Comparative effectiveness of tenofovir in treatment-naïve HIV-infected patients: systematic review and meta-analysis Academic Article uri icon

  • Overview
  • Research
  • Identity
  • Additional Document Info
  • View All


  • INTRODUCTION: Benefits and harms of tenofovir disoproxil fumarate (TDF) in HIV-infected, antiretroviral treatment (ART)-naïve patients of any age have not been systematically reviewed since recent milestone trials were published. METHODS: We searched MEDLINE, EMBASE, CENTRAL, SCI, LILACS, WHO GHL, and for randomized controlled trials (RCTs) comparing TDF-based treatments with any other ART-regimen (last search 01/2015). Trial characteristics and results were extracted, risks of bias systematically assessed, and treatment effects synthesized in meta-analyses using random-effects models. RESULTS: We included 22 RCTs (8297 patients). We found no differences between groups for mortality, AIDS, fractures, CD4 cell count, and virological failure; and inconclusive information due to inadequate reporting for cardiovascular events, renal failure, proteinuria, rash, and quality of life. Tenofovir disoproxil fumarate-based regimens significantly reduced total cholesterol (mean difference -18.42 mg/dl; 95% confidence interval [CI] -22.80 to -14.0), LDL-cholesterol (-9.53 mg/dl; -12.16 to -6.89), HDL-cholesterol (-2.97 mg/dl; -4.41 to -1.53), and triglycerides (-29.77 mg/dl; -38.61 to -20.92), bone mineral density (BMD) (hip: -1.41%; -1.87 to -0.94), and glomerular filtration rate (eGFR) (-3.47 ml/minute; -5.89 to -1.06) over 48 weeks of follow-up. Effects were similar in trials comparing fixed-dose TDF/FTC-based regimens with ABC/3TC-based regimens. We found no influence of baseline viral load on virological failure. DISCUSSION: Moderate-quality evidence suggests similar effects of TDF-based treatment regimens and other ART on virological failure. Tenofovir disoproxil fumarate-based regimens are associated with a more favorable lipid profile, but with increased risk of reduced BMD and eGFR. Improved reporting quality is vital to allow assessment of clinical outcomes in future trials.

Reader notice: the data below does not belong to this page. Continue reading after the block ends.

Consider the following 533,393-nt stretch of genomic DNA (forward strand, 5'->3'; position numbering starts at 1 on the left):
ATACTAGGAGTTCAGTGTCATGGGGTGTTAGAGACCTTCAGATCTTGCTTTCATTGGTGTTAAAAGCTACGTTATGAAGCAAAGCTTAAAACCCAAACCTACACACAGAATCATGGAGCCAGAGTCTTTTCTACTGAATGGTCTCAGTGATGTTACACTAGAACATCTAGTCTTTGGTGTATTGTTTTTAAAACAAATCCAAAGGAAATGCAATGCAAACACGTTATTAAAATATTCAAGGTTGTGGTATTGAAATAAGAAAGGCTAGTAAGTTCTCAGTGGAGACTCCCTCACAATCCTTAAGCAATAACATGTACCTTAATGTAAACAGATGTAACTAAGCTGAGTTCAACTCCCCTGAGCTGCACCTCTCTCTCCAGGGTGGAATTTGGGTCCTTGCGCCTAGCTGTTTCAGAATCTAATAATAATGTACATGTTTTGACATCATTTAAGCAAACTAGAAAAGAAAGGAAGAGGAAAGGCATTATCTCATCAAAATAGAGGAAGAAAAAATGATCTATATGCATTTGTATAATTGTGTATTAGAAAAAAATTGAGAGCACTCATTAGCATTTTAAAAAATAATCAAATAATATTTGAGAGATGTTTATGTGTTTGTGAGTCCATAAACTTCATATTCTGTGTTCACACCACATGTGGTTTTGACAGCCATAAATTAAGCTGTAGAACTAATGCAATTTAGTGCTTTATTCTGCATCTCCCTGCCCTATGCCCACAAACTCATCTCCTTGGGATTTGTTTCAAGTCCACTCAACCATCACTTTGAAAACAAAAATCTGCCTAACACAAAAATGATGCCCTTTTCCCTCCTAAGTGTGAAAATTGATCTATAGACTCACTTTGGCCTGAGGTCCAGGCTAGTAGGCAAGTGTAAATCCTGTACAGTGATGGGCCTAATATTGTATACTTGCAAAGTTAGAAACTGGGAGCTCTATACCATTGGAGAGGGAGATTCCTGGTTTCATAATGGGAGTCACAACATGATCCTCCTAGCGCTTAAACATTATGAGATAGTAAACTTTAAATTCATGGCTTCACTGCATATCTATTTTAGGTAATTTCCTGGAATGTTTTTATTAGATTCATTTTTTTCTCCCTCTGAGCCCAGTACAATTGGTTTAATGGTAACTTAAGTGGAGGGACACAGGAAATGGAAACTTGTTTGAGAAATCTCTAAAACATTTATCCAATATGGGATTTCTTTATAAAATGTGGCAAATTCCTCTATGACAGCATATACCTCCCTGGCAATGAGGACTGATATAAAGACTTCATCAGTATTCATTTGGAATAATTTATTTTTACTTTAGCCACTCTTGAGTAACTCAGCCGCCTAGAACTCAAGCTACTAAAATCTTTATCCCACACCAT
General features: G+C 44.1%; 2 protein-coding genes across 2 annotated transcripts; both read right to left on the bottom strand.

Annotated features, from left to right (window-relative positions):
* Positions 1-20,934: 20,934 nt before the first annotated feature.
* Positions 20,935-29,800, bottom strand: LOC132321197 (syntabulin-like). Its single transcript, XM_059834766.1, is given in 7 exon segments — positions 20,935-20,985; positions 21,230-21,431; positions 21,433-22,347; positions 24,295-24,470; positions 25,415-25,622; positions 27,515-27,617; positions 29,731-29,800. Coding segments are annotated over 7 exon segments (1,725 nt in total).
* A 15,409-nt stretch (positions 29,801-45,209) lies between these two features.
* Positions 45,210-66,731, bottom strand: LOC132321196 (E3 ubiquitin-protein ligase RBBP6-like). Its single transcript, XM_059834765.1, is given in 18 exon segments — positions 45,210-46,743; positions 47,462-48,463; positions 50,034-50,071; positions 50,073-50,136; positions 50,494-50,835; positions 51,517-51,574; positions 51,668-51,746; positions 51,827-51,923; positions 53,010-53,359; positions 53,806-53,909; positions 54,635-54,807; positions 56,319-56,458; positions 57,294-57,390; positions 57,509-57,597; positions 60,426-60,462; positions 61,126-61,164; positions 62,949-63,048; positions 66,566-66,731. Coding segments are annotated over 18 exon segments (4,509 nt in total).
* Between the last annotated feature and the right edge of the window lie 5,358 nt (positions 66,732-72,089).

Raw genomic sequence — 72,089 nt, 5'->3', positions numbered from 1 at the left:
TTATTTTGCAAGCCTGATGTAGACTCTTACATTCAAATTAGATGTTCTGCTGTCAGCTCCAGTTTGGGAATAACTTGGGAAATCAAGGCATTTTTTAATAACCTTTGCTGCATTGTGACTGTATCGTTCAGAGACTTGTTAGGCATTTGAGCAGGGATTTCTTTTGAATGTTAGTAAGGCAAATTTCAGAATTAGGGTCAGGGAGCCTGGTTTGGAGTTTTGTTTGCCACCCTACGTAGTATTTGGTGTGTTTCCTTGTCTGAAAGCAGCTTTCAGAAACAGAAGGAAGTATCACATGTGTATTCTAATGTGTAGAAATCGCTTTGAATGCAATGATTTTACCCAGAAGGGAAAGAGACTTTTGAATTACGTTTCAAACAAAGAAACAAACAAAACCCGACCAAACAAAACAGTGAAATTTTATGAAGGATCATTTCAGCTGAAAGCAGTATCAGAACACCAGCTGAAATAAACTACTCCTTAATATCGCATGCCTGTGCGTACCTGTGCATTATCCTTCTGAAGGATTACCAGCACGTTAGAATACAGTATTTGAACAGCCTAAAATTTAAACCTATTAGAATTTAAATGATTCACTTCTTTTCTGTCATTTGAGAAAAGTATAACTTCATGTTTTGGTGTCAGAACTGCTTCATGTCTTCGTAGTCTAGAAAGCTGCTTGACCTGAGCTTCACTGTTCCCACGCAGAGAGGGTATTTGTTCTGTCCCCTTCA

• Hemkens, Lars G
  • Ewald, Hannah
  • Santini-Oliveira, Marilia
  • Bühler, Julian-Emanuel
  • Vuichard, Danielle
  • Schandelmaier, Stefan
  • Stöckle, Marcel
  • Briel, Matthias
  • Bucher, Heiner C

publication date

  • October 2015